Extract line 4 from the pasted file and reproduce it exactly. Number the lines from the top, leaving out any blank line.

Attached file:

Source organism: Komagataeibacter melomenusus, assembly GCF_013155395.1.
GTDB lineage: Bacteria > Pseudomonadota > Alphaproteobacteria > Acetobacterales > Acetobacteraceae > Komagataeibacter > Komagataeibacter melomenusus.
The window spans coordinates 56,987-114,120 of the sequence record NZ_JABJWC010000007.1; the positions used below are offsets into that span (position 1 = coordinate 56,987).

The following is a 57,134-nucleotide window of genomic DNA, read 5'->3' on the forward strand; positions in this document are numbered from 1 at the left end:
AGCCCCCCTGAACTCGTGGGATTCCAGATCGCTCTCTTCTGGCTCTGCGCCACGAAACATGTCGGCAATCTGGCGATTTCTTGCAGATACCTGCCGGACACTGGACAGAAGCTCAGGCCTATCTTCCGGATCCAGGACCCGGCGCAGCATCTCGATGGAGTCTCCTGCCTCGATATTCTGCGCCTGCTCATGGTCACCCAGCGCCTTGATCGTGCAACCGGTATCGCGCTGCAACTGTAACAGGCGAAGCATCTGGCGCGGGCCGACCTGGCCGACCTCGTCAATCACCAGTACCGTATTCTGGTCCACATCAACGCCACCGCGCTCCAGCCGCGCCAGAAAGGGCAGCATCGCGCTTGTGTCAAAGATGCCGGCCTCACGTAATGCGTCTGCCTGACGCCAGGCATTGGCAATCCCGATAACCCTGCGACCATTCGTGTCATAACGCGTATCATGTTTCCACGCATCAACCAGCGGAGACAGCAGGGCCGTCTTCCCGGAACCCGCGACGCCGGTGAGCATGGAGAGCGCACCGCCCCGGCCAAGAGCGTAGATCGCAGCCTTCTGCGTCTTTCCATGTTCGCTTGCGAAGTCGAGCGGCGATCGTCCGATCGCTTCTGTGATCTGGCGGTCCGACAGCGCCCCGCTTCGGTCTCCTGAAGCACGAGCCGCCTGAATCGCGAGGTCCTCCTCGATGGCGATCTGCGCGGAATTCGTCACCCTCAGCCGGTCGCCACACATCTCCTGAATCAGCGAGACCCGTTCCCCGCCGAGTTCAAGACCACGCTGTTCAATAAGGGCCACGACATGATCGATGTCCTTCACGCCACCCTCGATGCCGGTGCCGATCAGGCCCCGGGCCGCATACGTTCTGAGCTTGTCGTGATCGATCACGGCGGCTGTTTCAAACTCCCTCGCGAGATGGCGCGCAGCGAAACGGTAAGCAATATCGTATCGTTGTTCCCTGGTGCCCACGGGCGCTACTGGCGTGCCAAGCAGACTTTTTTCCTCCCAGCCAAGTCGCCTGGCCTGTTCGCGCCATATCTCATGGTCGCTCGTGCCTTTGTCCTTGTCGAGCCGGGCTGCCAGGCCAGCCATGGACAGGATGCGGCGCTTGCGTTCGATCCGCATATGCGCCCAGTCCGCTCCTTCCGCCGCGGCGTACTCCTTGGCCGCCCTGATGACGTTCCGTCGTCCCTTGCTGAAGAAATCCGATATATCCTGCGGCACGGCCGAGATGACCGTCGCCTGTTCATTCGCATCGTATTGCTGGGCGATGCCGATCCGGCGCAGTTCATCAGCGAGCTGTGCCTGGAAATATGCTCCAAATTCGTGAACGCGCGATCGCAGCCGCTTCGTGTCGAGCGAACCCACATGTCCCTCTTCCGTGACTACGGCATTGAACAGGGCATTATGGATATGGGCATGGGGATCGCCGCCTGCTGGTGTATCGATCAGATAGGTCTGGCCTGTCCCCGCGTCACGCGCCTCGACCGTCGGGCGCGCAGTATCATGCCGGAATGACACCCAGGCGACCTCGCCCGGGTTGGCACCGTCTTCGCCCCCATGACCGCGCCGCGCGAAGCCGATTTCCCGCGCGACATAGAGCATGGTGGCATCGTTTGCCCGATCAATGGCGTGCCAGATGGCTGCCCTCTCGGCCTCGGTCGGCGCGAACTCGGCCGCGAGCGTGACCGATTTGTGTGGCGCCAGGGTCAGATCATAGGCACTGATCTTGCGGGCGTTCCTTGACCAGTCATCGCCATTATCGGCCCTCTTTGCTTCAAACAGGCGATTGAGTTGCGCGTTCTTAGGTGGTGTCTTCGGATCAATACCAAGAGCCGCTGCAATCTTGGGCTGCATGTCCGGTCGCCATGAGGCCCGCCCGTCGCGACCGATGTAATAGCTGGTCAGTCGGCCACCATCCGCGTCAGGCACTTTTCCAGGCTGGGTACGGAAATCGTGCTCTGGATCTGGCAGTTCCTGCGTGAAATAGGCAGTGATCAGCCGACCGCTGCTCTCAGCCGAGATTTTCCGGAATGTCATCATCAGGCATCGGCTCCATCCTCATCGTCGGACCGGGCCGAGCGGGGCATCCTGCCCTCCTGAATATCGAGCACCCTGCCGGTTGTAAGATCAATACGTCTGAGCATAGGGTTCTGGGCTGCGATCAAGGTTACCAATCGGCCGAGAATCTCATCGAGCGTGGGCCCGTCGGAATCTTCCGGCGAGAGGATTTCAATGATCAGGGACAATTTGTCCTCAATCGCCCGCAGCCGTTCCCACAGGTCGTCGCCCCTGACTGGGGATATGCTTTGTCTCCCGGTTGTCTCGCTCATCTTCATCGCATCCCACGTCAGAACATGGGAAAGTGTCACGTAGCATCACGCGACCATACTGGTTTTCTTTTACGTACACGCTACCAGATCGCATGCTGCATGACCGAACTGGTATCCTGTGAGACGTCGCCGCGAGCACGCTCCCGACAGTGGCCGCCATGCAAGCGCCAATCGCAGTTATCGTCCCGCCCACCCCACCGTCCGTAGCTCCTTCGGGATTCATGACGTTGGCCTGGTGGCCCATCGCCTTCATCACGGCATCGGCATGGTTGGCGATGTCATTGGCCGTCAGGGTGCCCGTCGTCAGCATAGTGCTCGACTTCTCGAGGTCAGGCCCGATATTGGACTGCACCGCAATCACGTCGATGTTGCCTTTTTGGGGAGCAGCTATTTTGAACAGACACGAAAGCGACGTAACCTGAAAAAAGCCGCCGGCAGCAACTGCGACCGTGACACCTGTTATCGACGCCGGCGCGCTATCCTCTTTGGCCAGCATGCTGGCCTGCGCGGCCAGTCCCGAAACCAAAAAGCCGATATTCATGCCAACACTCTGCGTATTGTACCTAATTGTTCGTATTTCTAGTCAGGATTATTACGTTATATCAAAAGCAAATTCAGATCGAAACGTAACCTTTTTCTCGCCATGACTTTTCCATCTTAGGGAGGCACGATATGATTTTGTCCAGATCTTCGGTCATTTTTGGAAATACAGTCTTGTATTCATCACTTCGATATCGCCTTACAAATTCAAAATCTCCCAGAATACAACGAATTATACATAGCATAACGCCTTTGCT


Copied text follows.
The following is a 57,134-nucleotide window of genomic DNA, read 5'->3' on the forward strand; positions in this document are numbered from 1 at the left end: